While McAvoy is charismatic as ever and supporting turns from John Goodman as a CIA agent and Toby Jones as Lorraine’s MI6 superior are as good as to be expected, this is quite clearly Theron’s film, and it’s difficult to imagine another actress who would be such a perfect fit for the role. Ice-cold, painfully cool and never anything less than impeccably dressed, Lorraine will surely join the ranks of Furiosa in Theron’s line of iconic action heroines.

What sets Atomic Blonde apart from the rest – aside from its protagonist and a neon-tinged colour palette that would make Nicolas Winding Refn jealous – is the sense of realism that its action sequences bring. Lorraine can’t effortlessly overpower male opponents that are twice her height and weight, and she’s not afraid to fight dirty and with whatever she can get her hands on if it means winning. There’s a wonderful moment that comes at the end of a fantastic long-take stairwell fight scene that’s worth the price of a cinema ticket alone, when Lorraine and the last opponent standing stagger around like drunks, bruised and exhausted, while she swings at him with a corkscrew that made for the nearest makeshift weapon available.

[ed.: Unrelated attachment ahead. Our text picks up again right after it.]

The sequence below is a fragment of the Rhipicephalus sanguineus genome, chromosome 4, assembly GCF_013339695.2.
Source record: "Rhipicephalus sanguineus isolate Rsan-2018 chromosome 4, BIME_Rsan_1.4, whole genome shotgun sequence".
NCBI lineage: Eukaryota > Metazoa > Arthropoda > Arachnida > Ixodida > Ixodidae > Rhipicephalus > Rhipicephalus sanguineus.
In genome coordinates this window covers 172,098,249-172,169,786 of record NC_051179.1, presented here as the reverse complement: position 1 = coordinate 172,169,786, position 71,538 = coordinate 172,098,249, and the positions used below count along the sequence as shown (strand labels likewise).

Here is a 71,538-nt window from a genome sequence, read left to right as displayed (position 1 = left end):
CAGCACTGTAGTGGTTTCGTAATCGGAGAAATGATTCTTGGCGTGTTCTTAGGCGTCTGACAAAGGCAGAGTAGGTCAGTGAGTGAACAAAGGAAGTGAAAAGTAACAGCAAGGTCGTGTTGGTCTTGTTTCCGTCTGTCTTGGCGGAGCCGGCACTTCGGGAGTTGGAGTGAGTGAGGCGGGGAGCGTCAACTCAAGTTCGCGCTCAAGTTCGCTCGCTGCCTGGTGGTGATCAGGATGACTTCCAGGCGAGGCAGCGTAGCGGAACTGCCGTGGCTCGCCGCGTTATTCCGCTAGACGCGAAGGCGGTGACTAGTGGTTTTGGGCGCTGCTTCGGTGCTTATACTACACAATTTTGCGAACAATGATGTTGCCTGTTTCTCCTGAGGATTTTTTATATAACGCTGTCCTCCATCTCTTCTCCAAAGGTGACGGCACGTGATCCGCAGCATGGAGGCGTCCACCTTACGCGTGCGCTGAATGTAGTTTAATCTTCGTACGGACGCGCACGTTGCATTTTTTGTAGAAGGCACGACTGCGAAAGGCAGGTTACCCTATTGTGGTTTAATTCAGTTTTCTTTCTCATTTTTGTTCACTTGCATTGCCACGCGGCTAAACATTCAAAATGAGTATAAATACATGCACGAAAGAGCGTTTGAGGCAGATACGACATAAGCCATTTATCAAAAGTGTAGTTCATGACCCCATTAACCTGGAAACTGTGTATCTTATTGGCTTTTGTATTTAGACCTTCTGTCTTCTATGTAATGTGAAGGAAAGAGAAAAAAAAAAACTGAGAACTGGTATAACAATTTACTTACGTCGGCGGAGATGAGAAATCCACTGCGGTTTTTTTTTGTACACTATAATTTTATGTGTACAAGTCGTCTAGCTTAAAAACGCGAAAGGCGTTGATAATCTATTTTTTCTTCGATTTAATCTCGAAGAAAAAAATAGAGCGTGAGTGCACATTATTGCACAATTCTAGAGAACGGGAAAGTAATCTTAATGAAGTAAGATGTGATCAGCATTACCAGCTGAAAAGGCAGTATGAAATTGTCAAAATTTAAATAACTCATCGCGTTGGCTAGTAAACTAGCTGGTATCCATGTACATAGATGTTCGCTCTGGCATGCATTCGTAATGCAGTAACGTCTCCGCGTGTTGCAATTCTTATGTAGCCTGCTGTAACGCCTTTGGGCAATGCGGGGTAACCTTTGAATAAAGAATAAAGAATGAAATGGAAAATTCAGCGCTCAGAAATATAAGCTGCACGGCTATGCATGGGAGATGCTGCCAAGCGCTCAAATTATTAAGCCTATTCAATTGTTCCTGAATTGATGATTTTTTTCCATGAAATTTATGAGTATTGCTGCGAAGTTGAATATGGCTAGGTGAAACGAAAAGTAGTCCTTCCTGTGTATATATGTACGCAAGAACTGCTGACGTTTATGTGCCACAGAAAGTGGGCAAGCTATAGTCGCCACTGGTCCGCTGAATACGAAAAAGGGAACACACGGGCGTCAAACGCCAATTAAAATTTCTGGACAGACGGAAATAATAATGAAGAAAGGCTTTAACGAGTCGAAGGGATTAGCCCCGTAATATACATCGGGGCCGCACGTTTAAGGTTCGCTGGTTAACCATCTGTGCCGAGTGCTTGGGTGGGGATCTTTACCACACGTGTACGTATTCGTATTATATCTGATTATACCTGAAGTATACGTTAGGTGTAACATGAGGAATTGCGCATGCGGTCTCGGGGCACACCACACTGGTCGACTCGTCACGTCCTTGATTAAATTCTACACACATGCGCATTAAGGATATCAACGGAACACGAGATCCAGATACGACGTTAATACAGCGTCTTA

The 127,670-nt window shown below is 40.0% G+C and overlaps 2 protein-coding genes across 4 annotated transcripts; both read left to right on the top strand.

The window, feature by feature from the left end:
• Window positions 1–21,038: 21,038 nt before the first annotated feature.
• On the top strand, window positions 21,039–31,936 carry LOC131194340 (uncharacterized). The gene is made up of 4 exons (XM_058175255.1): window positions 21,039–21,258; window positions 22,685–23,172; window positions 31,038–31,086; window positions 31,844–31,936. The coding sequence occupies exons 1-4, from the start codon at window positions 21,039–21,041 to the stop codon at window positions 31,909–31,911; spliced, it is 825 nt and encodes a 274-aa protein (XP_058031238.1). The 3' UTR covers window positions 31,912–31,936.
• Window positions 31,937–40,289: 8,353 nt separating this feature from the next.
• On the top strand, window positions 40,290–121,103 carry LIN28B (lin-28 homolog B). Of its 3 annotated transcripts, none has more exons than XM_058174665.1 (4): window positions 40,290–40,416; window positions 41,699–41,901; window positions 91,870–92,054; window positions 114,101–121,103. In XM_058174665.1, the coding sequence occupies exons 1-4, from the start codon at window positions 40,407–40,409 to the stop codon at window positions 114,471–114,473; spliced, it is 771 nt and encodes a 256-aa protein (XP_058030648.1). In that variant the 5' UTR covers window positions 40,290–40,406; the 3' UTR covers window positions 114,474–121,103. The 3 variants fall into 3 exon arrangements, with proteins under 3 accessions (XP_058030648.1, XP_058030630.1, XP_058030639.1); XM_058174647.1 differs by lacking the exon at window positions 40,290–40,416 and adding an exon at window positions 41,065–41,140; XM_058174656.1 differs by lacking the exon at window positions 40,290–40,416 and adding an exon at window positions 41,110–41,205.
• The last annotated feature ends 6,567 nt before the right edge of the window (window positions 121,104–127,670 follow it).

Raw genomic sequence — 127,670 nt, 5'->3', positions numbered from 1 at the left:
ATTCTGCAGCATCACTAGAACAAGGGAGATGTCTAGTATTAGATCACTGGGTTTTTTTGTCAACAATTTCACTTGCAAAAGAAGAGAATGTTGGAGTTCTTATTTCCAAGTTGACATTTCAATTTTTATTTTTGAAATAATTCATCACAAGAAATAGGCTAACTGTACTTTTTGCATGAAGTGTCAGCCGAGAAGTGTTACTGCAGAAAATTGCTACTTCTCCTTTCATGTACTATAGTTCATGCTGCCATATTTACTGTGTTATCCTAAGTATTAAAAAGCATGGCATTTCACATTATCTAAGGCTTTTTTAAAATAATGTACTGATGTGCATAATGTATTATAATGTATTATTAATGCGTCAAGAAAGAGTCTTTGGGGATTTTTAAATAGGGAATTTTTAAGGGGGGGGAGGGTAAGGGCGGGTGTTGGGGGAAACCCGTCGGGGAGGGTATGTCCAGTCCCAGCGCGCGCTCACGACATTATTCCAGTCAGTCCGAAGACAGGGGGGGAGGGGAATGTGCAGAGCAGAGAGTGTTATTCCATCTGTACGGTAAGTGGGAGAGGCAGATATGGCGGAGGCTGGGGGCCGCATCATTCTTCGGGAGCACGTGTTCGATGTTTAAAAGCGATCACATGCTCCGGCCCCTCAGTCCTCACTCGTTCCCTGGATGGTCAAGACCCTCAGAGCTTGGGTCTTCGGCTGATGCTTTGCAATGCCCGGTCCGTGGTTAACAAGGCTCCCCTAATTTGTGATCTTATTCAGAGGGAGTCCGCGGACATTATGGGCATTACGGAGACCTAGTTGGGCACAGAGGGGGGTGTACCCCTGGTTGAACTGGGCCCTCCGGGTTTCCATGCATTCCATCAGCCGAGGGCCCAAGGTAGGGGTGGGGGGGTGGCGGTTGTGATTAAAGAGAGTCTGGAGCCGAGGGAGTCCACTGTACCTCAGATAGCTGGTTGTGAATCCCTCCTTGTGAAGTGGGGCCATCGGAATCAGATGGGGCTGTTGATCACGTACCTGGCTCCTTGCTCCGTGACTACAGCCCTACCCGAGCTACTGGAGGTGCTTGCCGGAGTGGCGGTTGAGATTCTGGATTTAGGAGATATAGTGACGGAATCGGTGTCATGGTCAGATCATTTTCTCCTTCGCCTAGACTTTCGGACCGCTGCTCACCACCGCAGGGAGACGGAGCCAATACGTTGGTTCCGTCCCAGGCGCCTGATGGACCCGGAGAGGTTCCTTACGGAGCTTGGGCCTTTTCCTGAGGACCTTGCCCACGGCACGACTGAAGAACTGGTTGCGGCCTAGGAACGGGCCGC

But for all of its style, Atomic Blonde does lack a little substance. The ’80s setting and a soundtrack to match go a long way towards making Atomic Blonde a fun ride, for as long as you don’t pause to examine the plot. It’s far more convoluted than it has any need to be, and with seemingly every character ending up as a double or triple agent it’s hard to keep track of who’s a good guy and who’s a bad guy. Eventually, when it feels like the film has come to a natural and satisfying conclusion, an extra ten minutes appear to have been tacked on purely for the sake of one last fight scene and a ‘twist’ ending.